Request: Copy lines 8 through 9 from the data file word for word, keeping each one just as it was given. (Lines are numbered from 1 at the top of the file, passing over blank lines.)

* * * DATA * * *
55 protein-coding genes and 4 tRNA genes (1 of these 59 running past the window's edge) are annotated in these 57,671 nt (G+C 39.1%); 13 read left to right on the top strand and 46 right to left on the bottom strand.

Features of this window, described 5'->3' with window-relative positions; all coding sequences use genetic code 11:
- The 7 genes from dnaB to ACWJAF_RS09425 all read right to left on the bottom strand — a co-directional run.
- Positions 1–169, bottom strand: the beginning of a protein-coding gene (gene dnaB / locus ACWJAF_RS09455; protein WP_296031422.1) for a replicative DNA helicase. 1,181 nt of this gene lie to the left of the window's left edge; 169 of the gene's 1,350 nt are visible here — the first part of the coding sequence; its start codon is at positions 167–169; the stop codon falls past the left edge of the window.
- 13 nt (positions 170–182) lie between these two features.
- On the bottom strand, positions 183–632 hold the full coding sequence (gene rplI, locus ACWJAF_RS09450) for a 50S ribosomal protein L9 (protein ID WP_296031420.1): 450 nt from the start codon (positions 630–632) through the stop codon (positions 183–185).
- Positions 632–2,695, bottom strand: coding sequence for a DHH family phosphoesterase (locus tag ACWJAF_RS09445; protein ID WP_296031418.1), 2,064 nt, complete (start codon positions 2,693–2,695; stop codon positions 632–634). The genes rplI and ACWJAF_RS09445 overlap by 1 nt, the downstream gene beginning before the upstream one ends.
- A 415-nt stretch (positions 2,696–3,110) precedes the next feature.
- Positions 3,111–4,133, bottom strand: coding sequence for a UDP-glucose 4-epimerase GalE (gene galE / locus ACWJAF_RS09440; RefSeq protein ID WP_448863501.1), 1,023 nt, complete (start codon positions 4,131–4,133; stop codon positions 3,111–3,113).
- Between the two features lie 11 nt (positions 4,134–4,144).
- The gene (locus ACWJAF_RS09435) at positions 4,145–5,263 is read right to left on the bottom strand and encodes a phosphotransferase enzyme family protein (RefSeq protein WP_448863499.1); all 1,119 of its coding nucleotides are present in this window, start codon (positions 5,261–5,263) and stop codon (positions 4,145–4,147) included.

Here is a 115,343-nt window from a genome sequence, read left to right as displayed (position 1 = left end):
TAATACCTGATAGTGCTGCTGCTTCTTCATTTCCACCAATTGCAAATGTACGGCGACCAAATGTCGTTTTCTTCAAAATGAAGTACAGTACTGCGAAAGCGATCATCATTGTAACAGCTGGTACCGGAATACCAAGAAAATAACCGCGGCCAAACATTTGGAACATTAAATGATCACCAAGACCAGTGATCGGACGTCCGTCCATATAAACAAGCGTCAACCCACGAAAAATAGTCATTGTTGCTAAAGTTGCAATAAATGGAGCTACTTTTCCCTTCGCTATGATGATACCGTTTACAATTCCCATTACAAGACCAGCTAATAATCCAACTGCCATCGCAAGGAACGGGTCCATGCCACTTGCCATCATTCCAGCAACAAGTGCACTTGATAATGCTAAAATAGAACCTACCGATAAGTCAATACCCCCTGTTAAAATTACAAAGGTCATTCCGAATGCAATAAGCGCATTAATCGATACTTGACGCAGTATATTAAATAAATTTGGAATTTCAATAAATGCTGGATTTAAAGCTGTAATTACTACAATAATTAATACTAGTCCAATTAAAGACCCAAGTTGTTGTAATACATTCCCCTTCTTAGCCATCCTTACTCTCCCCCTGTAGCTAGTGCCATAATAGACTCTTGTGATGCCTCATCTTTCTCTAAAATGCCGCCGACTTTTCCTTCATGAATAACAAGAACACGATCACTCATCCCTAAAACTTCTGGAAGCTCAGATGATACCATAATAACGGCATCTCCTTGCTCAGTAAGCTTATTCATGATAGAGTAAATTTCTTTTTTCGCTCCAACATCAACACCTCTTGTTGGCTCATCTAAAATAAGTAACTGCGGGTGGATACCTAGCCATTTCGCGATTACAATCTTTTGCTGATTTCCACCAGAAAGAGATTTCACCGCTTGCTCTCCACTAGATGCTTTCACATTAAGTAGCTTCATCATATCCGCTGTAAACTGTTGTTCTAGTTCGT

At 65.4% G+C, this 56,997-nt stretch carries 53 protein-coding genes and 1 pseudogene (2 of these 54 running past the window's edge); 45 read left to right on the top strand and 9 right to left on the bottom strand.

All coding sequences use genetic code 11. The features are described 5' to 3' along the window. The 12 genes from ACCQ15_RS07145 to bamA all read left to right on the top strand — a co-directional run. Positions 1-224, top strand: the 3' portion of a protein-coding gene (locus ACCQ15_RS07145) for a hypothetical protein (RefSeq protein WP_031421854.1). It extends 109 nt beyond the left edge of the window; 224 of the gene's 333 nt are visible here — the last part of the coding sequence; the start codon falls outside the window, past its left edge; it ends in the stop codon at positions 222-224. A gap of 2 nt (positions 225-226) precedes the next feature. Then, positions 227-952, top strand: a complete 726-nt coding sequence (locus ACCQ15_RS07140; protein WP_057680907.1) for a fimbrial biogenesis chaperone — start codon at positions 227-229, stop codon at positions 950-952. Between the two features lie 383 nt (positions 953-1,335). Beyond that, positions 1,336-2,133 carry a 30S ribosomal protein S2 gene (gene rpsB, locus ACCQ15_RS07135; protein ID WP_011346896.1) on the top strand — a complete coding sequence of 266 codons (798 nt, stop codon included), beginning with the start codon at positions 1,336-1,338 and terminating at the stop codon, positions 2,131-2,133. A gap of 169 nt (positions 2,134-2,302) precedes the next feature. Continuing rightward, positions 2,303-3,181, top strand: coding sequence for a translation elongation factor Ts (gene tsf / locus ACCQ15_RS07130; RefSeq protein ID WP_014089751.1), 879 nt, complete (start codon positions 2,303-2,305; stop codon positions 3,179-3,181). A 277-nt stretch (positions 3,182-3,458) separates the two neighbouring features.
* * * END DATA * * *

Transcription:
- A 415-nt stretch (positions 2,696–3,110) precedes the next feature.
- Positions 3,111–4,133, bottom strand: coding sequence for a UDP-glucose 4-epimerase GalE (gene galE / locus ACWJAF_RS09440; RefSeq protein ID WP_448863501.1), 1,023 nt, complete (start codon positions 4,131–4,133; stop codon positions 3,111–3,113).